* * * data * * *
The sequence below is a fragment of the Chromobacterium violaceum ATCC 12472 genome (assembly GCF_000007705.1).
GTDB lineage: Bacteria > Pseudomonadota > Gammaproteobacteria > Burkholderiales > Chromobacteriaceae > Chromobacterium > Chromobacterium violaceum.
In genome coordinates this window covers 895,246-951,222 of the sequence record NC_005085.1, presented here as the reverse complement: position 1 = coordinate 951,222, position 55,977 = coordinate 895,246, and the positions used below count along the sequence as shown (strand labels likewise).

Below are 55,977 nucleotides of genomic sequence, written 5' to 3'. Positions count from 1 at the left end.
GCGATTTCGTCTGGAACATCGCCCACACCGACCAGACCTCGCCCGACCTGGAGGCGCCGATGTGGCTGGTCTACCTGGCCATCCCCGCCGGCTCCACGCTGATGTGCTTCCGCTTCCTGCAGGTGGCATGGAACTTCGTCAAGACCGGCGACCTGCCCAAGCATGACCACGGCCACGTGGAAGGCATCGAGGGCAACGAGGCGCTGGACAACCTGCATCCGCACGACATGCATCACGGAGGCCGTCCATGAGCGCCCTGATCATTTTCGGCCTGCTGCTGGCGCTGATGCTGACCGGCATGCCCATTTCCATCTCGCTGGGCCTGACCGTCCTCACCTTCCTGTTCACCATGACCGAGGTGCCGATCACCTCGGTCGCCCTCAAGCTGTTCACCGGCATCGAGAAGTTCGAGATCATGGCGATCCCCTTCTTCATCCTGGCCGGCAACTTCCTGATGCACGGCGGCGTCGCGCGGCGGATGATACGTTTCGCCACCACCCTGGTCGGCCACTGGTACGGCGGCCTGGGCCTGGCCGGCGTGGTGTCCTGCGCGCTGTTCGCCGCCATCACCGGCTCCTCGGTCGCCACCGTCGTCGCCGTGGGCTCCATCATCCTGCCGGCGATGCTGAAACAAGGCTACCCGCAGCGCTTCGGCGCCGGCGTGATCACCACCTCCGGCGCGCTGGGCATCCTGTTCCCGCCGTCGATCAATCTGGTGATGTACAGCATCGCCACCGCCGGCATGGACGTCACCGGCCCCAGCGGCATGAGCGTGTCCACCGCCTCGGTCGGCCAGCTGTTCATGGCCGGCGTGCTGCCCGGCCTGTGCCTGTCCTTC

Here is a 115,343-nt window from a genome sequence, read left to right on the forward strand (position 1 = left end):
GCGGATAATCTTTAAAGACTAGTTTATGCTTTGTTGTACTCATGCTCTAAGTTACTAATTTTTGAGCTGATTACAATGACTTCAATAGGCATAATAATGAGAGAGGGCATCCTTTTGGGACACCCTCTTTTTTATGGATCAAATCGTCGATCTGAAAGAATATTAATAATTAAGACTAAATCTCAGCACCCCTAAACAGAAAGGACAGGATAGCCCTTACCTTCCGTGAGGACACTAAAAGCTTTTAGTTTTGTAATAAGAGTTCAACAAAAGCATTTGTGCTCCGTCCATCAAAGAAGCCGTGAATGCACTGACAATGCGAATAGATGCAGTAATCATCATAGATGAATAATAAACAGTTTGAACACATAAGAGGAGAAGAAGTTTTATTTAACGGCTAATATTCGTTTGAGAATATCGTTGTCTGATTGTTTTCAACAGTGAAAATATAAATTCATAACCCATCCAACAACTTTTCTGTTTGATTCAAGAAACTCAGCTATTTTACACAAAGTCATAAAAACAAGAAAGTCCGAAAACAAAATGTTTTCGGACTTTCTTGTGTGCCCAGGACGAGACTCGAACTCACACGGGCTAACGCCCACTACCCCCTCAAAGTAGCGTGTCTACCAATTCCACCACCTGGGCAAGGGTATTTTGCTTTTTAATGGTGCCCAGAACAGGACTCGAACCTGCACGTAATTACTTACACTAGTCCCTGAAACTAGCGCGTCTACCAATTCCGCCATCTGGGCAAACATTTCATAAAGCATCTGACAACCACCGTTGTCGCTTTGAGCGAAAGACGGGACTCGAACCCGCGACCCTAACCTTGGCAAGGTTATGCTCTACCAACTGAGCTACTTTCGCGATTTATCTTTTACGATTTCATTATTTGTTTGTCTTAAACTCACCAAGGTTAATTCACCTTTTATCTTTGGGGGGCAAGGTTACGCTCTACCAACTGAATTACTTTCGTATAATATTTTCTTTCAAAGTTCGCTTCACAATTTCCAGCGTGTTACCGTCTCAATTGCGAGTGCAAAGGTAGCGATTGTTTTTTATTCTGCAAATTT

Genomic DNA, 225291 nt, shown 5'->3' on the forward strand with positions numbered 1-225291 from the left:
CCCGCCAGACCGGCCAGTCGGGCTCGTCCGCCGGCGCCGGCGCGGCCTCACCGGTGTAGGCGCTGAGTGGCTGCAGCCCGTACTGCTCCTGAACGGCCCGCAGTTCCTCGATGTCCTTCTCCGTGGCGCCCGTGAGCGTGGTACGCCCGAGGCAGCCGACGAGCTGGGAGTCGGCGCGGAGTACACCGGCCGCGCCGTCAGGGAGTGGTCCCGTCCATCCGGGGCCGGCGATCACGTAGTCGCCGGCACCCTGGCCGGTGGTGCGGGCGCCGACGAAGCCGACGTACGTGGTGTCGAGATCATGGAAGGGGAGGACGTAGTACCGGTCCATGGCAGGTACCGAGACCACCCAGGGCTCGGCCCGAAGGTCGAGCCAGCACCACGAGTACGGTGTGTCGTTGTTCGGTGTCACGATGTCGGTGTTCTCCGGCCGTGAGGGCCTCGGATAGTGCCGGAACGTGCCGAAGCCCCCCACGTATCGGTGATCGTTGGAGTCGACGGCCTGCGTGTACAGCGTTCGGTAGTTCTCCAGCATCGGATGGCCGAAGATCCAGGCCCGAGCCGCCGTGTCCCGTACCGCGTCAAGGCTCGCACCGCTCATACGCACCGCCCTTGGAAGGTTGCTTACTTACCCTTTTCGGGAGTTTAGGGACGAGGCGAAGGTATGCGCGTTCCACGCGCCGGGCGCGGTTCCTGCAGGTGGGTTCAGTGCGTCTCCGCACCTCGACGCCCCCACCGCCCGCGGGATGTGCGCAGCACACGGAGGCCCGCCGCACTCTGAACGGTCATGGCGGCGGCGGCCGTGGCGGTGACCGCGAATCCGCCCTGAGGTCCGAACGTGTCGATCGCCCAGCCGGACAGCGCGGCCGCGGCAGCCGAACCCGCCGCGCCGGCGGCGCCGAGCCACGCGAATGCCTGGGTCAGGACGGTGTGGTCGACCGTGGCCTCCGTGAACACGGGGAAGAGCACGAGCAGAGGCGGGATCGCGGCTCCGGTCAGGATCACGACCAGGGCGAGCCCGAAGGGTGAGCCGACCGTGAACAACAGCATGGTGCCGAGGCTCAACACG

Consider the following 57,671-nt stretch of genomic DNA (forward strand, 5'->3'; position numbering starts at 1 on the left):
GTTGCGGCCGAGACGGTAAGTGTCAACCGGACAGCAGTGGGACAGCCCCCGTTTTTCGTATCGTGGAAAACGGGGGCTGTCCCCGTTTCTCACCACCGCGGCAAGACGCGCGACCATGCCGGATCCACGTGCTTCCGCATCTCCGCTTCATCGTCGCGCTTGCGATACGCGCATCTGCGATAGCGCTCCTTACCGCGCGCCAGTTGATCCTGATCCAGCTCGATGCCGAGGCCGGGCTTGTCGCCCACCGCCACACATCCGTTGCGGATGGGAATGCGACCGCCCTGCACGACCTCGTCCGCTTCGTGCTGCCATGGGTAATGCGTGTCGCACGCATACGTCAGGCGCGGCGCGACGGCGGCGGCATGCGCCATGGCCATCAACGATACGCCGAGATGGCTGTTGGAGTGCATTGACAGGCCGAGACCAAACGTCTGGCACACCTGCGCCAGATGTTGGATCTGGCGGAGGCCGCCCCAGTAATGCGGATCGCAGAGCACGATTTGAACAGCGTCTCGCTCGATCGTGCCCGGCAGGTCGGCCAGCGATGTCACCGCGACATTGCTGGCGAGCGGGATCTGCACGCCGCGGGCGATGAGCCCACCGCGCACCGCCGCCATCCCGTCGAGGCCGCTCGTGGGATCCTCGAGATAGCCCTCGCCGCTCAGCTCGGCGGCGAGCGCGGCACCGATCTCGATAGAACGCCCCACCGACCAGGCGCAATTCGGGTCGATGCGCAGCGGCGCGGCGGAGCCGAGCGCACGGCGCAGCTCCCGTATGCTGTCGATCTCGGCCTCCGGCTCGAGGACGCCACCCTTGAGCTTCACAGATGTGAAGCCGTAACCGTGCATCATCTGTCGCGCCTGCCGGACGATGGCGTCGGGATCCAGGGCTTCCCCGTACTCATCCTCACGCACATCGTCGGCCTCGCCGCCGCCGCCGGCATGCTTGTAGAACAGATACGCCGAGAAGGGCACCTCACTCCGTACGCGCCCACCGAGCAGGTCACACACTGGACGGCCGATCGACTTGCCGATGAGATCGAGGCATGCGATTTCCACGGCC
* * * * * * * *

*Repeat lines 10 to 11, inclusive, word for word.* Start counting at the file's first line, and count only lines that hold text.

Consider the following 57,671-nt stretch of genomic DNA (forward strand, 5'->3'; position numbering starts at 1 on the left):
GTTGCGGCCGAGACGGTAAGTGTCAACCGGACAGCAGTGGGACAGCCCCCGTTTTTCGTATCGTGGAAAACGGGGGCTGTCCCCGTTTCTCACCACCGCGGCAAGACGCGCGACCATGCCGGATCCACGTGCTTCCGCATCTCCGCTTCATCGTCGCGCTTGCGATACGCGCATCTGCGATAGCGCTCCTTACCGCGCGCCAGTTGATCCTGATCCAGCTCGATGCCGAGGCCGGGCTTGTCGCCCACCGCCACACATCCGTTGCGGATGGGAATGCGACCGCCCTGCACGACCTCGTCCGCTTCGTGCTGCCATGGGTAATGCGTGTCGCACGCATACGTCAGGCGCGGCGCGACGGCGGCGGCATGCGCCATGGCCATCAACGATACGCCGAGATGGCTGTTGGAGTGCATTGACAGGCCGAGACCAAACGTCTGGCACACCTGCGCCAGATGTTGGATCTGGCGGAGGCCGCCCCAGTAATGCGGATCGCAGAGCACGATTTGAACAGCGTCTCGCTCGATCGTGCCCGGCAGGTCGGCCAGCGATGTCACCGCGACATTGCTGGCGAGCGGGATCTGCACGCCGCGGGCGATGAGCCCACCGCGCACCGCCGCCATCCCGTCGAGGCCGCTCGTGGGATCCTCGAGATAGCCCTCGCCGCTCAGCTCGGCGGCGAGCGCGGCACCGATCTCGATAGAACGCCCCACCGACCAGGCGCAATTCGGGTCGATGCGCAGCGGCGCGGCGGAGCCGAGCGCACGGCGCAGCTCCCGTATGCTGTCGATCTCGGCCTCCGGCTCGAGGACGCCACCCTTGAGCTTCACAGATGTGAAGCCGTAACCGTGCATCATCTGTCGCGCCTGCCGGACGATGGCGTCGGGATCCAGGGCTTCCCCGTACTCATCCTCACGCACATCGTCGGCCTCGCCGCCGCCGCCGGCATGCTTGTAGAACAGATACGCCGAGAAGGGCACCTCACTCCGTACGCGCCCACCGAGCAGGTCACACACTGGACGGCCGATCGACTTGCCGATGAGATCGAGGCATGCGATTTCCACGGCC